Ninjutsu is a Japanese martial art style focused on deception. The 18 disciplines:

  1. Bajutsu – horsemanship
  2. Bōjutsu – stick and staff techniques
  3. Bōryaku – tactics
  4. Chi-mon – geography
  5. Chōhō – espionage
  6. Hensōjutsu – disguise and impersonation
  7. Intonjutsu – escaping and concealment
  8. Kayakujutsu – pyrotechnics
  9. Kenjutsu – sword techniques
  10. Kusarigamajutsu – kusarigama (chain-sickle) techniques
  11. Naginatajutsu – naginata (polearm) techniques
  12. Seishinteki kyōyō – spiritual refinement
  13. Shinobi-iri – stealth and infiltration
  14. Shurikenjutsu – throwing weapons techniques
  15. Sōjutsu – spear techniques
  16. Sui-ren – water training
  17. Taijutsu – unarmed combat
  18. Tenmon – meteorology

The following tools may not be exclusive to the ninja, but they are commonly associated with the practice of ninjutsu.

Composite and articulated weapons

Kusarigama – kama linked to a weight, either by a long rope or chain.
Kyoketsu-shoge – hooked rope-dart, featuring a metal ring on the opposite end.
Bō – 3′ (Han Bō), 4′, 5′ (Jō) and 6′ (Rokushakubō) wooden pole techniques.
Kusari-fundo, also known as manriki or manriki-gusari – a chain and weight weapon.

Fistload weapons

Kakute – rings resembling modern wedding bands with concealed, often poison-tipped spines, typically worn by kunoichi and enabling ninja to quietly strangle enemies with the pointed ends against the neck or throat.
Shobo – a jabbing or piercing weapon, similar in shape to kubotan and yawara, but often featuring a center grip ring.
Shuriken – various small hand held weapons including throwing stars, darts and blades that could be used to stab, slash or they could be thrown.
Kubotan – or “hand stick”. Used mainly for pressure points, subduing opponents.
Tekko – an earlier version of brass knuckles.
Tessen – a folding fan with an iron frame. It could be used to club or cut and slash the enemy.
Jitte – A weapon similar to the sai.

Modified tool weapons

Kunai – multi-purpose tool.
Shikoro – used as a tool for opening doors and stabbing or slashing.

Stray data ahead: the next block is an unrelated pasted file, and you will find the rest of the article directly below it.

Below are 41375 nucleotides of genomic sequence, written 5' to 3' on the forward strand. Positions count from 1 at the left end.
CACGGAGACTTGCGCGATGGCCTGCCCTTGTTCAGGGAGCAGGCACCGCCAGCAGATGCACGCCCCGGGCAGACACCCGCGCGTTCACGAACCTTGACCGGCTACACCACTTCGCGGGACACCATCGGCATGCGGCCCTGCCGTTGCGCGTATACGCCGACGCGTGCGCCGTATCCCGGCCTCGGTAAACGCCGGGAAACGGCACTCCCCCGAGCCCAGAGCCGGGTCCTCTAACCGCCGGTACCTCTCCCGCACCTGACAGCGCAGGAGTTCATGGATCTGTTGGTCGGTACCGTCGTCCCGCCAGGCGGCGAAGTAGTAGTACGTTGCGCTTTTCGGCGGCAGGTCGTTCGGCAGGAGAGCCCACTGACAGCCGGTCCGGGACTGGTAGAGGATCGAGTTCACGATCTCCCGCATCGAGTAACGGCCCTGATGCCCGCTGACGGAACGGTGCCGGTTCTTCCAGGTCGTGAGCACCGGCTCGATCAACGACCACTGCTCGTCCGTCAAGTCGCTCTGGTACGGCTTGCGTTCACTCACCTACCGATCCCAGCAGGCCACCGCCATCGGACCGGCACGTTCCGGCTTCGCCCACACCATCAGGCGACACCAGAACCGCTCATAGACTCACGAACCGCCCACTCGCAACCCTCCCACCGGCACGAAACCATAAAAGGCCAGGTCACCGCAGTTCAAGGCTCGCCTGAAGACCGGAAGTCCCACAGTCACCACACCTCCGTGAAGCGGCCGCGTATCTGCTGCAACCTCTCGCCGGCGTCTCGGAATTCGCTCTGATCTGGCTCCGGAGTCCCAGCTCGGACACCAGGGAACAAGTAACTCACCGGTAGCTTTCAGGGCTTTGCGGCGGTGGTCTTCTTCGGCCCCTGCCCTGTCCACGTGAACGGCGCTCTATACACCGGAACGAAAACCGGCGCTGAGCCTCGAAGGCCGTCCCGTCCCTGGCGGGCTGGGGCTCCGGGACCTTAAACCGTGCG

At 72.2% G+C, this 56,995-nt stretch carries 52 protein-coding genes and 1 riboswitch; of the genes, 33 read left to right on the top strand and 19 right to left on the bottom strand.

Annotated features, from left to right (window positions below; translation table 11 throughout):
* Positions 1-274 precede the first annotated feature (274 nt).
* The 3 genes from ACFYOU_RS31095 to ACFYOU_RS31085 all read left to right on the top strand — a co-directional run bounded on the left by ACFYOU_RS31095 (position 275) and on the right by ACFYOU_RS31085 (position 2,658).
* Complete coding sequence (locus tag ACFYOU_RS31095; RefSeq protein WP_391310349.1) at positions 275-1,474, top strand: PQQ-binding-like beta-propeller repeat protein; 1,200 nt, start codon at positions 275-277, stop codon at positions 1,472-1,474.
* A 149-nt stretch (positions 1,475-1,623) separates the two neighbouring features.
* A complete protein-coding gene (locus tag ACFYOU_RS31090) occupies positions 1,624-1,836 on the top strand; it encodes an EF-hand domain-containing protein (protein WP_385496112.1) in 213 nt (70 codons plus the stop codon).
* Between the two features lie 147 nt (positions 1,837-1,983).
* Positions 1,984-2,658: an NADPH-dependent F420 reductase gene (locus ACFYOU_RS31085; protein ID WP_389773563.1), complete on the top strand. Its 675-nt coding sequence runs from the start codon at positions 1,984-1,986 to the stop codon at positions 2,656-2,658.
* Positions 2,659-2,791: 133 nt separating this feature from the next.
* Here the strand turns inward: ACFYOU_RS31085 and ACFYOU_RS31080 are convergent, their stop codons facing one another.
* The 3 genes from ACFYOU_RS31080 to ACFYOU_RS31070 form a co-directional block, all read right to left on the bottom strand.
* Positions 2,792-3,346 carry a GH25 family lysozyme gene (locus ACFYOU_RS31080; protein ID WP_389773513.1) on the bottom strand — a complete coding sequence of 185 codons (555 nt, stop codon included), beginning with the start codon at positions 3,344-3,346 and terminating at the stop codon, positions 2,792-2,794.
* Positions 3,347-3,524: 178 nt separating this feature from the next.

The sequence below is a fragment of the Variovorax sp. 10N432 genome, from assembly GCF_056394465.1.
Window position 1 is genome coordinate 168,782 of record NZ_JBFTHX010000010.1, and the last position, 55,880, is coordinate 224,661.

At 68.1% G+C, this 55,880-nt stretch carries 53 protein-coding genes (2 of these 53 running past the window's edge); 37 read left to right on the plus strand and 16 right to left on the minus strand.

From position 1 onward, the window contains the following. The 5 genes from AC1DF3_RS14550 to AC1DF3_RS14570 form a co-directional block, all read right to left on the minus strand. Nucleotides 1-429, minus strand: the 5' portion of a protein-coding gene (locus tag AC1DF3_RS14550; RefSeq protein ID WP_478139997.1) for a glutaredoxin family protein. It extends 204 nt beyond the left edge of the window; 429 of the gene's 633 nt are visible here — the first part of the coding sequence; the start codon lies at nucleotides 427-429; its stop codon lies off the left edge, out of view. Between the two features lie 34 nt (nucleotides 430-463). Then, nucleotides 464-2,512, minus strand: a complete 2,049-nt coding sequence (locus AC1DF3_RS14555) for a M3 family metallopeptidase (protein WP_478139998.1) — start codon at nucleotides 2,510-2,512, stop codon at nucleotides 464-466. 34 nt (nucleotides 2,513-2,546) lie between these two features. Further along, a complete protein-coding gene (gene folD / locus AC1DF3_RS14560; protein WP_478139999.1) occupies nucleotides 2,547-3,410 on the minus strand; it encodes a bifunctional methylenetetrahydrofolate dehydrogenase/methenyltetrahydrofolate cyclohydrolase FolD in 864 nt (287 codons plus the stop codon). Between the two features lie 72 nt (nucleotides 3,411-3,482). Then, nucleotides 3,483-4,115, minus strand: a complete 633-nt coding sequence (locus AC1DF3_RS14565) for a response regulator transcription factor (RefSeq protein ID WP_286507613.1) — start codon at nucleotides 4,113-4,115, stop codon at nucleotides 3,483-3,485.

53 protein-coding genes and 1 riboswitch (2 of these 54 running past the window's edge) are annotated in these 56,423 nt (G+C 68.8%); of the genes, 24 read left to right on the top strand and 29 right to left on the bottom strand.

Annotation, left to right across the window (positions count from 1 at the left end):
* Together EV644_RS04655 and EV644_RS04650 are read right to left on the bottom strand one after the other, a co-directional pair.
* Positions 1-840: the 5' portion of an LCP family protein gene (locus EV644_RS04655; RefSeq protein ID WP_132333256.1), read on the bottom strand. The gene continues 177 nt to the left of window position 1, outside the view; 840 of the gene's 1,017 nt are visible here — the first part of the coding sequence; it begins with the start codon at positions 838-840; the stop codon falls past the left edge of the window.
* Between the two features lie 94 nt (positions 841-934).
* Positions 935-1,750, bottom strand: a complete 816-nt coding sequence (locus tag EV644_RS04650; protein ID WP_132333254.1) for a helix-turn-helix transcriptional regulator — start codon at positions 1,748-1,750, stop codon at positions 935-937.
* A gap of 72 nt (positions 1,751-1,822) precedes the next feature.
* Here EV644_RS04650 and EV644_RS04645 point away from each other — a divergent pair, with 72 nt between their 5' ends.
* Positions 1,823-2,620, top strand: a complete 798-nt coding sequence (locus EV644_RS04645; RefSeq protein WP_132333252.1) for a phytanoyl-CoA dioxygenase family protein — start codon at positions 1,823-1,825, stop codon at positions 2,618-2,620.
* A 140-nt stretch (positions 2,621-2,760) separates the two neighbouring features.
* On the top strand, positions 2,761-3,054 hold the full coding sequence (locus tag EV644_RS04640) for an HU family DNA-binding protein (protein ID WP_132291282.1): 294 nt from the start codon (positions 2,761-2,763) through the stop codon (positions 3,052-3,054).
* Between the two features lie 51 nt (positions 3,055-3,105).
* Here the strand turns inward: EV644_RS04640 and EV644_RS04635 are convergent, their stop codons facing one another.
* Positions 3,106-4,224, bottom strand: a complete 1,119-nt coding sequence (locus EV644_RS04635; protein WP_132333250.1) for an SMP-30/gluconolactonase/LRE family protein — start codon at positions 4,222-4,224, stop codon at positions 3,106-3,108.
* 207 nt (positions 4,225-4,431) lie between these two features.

Projectile weapons

Fukiya – Japanese blowgun, typically firing poison darts.
Makibishi/tetsubishi – the Japanese type of caltrop.
Shuriken – various small hand held weapons including throwing stars, darts and blades that could be used to stab, slash or thrown at the enemy.
Yumi and Ya – traditional Japanese bow and arrow.
Bo-hiya – fire arrow.
Tekagi-shuko and Neko-te – hand “claw” weapons.
Chakrams – disk like projectiles like boomerangs.
Staffs and polearms

Hanbō, bō, jō, and Tambō – various sized staff weapons.
Yari – traditional Japanese spear that’s similar to the naginata.
Nagamaki – pole arm with roughly equal length blade and handle.
Naginata – traditional Japanese pole-arm used by women and samurai.


Katana – a long curved and single-edged sword, more commonly used by samurai or ninja who disguised themselves as samurai.
Wakizashi – short sword that can be hidden on the ninja’s body, also a backup weapon.
Ninjatō – an edged weapon used by ninja as swords. Ninjato can be stolen katana from samurai or forged by ninja themselves with varying lengths. There’s some doubt as to whether or not ninja actually used such swords.
Tantō – dagger.
Kaiken – Similar to the tantō.
Bokken – traditional wooden sword use in Japanese martial arts typically modeled off of katanas.
Shinai – bamboo sword used in kendo.

Stealth tools

Kaginawa or grappling hook – climbing and Hojojutsu composite tool that also functioned as a makeshift gaff hook weapon.
Shinobi shōzoku – the reputed ninja clothing.
Ono (weapon) – Japanese axe and hatchet.